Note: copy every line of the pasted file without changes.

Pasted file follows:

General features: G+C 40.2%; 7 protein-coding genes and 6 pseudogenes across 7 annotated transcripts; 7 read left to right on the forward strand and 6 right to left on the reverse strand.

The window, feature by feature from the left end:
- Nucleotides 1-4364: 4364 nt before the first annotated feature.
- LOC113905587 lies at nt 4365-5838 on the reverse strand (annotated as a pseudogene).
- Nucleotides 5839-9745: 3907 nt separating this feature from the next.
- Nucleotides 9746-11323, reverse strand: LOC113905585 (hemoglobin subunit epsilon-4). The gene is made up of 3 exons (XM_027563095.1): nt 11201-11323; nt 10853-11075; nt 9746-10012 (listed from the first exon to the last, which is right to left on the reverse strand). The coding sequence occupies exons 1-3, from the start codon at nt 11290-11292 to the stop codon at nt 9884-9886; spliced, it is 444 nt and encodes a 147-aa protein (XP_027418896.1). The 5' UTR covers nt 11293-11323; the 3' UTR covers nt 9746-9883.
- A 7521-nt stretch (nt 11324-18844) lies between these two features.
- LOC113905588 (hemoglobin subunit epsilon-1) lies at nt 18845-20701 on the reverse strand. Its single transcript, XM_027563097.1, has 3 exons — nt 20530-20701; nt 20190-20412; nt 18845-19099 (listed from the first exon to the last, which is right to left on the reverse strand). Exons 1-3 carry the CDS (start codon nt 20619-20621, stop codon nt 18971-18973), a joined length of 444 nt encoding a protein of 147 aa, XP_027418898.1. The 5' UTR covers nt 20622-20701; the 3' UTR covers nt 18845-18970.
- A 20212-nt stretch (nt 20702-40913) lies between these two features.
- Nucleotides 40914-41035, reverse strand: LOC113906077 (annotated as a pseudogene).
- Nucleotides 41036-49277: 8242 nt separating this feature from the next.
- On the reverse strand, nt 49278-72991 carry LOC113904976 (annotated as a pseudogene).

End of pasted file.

General features: G+C 40.2%; 7 protein-coding genes and 6 pseudogenes across 7 annotated transcripts; 7 read left to right on the forward strand and 6 right to left on the reverse strand.

The window, feature by feature from the left end:
- Nucleotides 1-4364: 4364 nt before the first annotated feature.
- LOC113905587 lies at nt 4365-5838 on the reverse strand (annotated as a pseudogene).
- Nucleotides 5839-9745: 3907 nt separating this feature from the next.
- Nucleotides 9746-11323, reverse strand: LOC113905585 (hemoglobin subunit epsilon-4). The gene is made up of 3 exons (XM_027563095.1): nt 11201-11323; nt 10853-11075; nt 9746-10012 (listed from the first exon to the last, which is right to left on the reverse strand). The coding sequence occupies exons 1-3, from the start codon at nt 11290-11292 to the stop codon at nt 9884-9886; spliced, it is 444 nt and encodes a 147-aa protein (XP_027418896.1). The 5' UTR covers nt 11293-11323; the 3' UTR covers nt 9746-9883.
- A 7521-nt stretch (nt 11324-18844) lies between these two features.
- LOC113905588 (hemoglobin subunit epsilon-1) lies at nt 18845-20701 on the reverse strand. Its single transcript, XM_027563097.1, has 3 exons — nt 20530-20701; nt 20190-20412; nt 18845-19099 (listed from the first exon to the last, which is right to left on the reverse strand). Exons 1-3 carry the CDS (start codon nt 20619-20621, stop codon nt 18971-18973), a joined length of 444 nt encoding a protein of 147 aa, XP_027418898.1. The 5' UTR covers nt 20622-20701; the 3' UTR covers nt 18845-18970.
- A 20212-nt stretch (nt 20702-40913) lies between these two features.
- Nucleotides 40914-41035, reverse strand: LOC113906077 (annotated as a pseudogene).
- Nucleotides 41036-49277: 8242 nt separating this feature from the next.
- On the reverse strand, nt 49278-72991 carry LOC113904976 (annotated as a pseudogene).